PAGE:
PullRank Home a tool to enable you to log the Google PageRank of a URL
Development History
The Code
Since I had no experience with algorithms that match patterns in images, I tried out a simple algorithm to find the PageRank graphic (shown in Figure 1) in a bitmapped screen shot. For my algorithm to work, I would need to access a screenshot as an array of pixels, such as in a bitmap. After some Google searching, I finally found the type of navigable documentation that I was pining for after struggling with the API in the previous step. Here is the pseudo-code for the algorithm that operated on the pixel array:
for each row y in the bitmap
  for each column x in the bitmap
    read the 28 pixels right of (x,y) into an array pixels
    if pixel[0] is different than pixel[1]
      then continue
    else if pixels 0,1,2,3,4,22,23,24,25,26 are not equal
      then continue
    else if pixels 5,6,7,8,9,10,11,12,13,14,15,16,17,18,19,20,21,27 are not equal
      then continue
    else PATTERN MATCHED! return (x,y) where match occurs

The matching pixels are the ones under the blue line in Figure 1. I designed this algorithm to check for pixel color equality against each other (instead of against an absolute color), in hopes that this algorithm would be more tolerant of color differences across platforms.

Close-Up of Google Toolbar
Figure 1: PageRank graphic

Once a match was found, the PageRank meter bar could be found easily, as it was at a fixed point relative to the pixel returned from the algorithm above. I then wrote another simple algorithm to determine the length of the dark green bar that runs along the bottom of the meter:

Translate (x,y) to (x',y') such that
  (x',y') is the lower left-hand pixel of the meter bar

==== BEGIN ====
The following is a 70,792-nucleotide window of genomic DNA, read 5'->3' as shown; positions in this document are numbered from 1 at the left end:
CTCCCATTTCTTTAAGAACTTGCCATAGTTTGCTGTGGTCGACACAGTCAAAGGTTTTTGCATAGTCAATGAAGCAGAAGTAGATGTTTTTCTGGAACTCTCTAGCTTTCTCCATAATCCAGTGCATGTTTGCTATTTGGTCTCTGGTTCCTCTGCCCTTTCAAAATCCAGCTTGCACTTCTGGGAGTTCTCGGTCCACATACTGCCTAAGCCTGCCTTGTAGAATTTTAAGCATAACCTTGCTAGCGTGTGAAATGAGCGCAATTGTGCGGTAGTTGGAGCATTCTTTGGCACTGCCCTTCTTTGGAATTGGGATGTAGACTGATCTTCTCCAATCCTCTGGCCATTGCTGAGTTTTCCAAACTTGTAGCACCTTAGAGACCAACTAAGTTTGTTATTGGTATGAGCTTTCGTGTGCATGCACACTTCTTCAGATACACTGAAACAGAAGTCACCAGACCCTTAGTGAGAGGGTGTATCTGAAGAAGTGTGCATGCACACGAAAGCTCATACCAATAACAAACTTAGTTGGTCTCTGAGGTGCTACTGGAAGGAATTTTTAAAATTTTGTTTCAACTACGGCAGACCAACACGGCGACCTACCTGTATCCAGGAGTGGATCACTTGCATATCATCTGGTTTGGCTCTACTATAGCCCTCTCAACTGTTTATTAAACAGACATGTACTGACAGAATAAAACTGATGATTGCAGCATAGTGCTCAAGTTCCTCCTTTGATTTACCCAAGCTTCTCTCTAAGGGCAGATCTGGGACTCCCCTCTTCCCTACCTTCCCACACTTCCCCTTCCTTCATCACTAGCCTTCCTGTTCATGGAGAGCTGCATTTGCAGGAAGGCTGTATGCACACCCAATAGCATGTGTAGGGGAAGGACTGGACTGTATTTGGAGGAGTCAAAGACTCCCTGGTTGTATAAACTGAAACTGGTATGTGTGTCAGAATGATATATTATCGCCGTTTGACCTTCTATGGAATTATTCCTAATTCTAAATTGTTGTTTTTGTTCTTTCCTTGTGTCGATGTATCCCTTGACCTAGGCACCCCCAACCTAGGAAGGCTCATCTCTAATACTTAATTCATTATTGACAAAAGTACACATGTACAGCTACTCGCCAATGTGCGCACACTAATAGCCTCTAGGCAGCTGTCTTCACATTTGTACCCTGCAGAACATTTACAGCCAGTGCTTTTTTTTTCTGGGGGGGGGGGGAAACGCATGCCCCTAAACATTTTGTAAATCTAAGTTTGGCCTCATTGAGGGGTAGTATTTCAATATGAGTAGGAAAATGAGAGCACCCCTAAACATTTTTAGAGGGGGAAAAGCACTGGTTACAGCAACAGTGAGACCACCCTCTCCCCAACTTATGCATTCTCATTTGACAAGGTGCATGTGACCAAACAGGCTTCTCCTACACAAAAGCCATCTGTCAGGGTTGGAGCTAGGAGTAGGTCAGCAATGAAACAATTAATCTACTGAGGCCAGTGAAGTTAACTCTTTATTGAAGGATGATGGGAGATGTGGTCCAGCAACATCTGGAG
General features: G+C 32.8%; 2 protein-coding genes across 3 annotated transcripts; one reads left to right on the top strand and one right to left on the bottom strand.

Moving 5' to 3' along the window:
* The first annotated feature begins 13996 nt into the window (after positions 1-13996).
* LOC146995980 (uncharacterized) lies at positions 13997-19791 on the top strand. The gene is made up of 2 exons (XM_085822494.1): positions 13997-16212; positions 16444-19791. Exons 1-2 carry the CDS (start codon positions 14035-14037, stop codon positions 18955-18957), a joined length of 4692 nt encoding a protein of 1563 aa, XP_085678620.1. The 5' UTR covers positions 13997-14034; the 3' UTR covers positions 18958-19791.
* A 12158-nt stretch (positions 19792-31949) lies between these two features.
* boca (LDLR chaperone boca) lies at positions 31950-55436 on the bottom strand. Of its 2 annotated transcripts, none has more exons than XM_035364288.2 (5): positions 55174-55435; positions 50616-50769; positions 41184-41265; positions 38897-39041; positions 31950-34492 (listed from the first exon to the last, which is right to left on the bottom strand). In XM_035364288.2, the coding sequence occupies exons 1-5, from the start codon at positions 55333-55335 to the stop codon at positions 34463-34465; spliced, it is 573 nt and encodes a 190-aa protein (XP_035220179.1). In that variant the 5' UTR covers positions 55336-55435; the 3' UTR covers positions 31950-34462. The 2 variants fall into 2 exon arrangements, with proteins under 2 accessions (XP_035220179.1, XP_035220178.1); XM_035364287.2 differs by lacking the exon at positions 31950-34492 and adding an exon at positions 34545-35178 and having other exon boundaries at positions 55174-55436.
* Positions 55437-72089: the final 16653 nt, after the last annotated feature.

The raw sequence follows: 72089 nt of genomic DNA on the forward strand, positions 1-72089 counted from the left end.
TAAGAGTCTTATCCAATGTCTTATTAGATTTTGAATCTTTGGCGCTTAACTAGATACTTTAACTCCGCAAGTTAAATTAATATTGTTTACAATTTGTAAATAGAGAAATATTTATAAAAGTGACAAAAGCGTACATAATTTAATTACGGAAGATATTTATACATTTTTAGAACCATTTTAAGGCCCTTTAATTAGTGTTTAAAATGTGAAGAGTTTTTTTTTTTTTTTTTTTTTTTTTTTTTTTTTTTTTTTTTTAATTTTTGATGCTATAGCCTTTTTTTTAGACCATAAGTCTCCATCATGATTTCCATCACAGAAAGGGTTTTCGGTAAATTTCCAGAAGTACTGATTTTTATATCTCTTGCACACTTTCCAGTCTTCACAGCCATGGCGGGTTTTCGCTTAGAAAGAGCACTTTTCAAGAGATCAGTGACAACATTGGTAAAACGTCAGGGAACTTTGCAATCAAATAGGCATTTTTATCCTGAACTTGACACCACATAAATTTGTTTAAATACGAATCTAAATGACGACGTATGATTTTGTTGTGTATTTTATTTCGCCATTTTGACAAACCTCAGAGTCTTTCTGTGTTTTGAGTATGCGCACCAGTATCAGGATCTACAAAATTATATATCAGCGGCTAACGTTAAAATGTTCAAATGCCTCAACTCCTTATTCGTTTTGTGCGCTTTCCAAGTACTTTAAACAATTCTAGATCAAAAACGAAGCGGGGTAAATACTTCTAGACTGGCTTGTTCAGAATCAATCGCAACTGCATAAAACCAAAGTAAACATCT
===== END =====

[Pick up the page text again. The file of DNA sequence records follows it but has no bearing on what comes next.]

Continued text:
let green be the color of the pixel at (x',y')
move right along the bar until the pixel color is not equal to green
  or until the end of the bar is reached, whichever comes first
if such a pixel is found before the end of the bar
  then normalize the length of the bar to a PageRank and return the PR
  then see if the PageRank is 0, 10, or undefined
  if the colors of (x',y') and (x',y'-1) match
    then see if the PageRank is 0 or undefined
    if the colors of (x',y') and (x',y'-5) match
      then return -1 which represents UNDEFINED
    else return 0
    return 10
Once again, this algorithm works without using any absolute color values. By surfing the web among some of my favorite web sites, I was able to find a URL with every possible PageRank value except 1. For each URL, I took a screenshot of my Desktop with an IE browser open to it. I saved these bitmaps so that I could use them as a testbed for my code. Once my code passed all of the tests, I decided to focus on the missing link: being able to programmatically take a screenshot of the IE browser I had launched and then pass that screenshot as a bitmap to the pixel scanning code I had just written to determine its PageRank.

  1. Documentation for Bitmap on MSDN

©2004 Michael Bolin » bolinfest@gmail.com www.bolinfest.com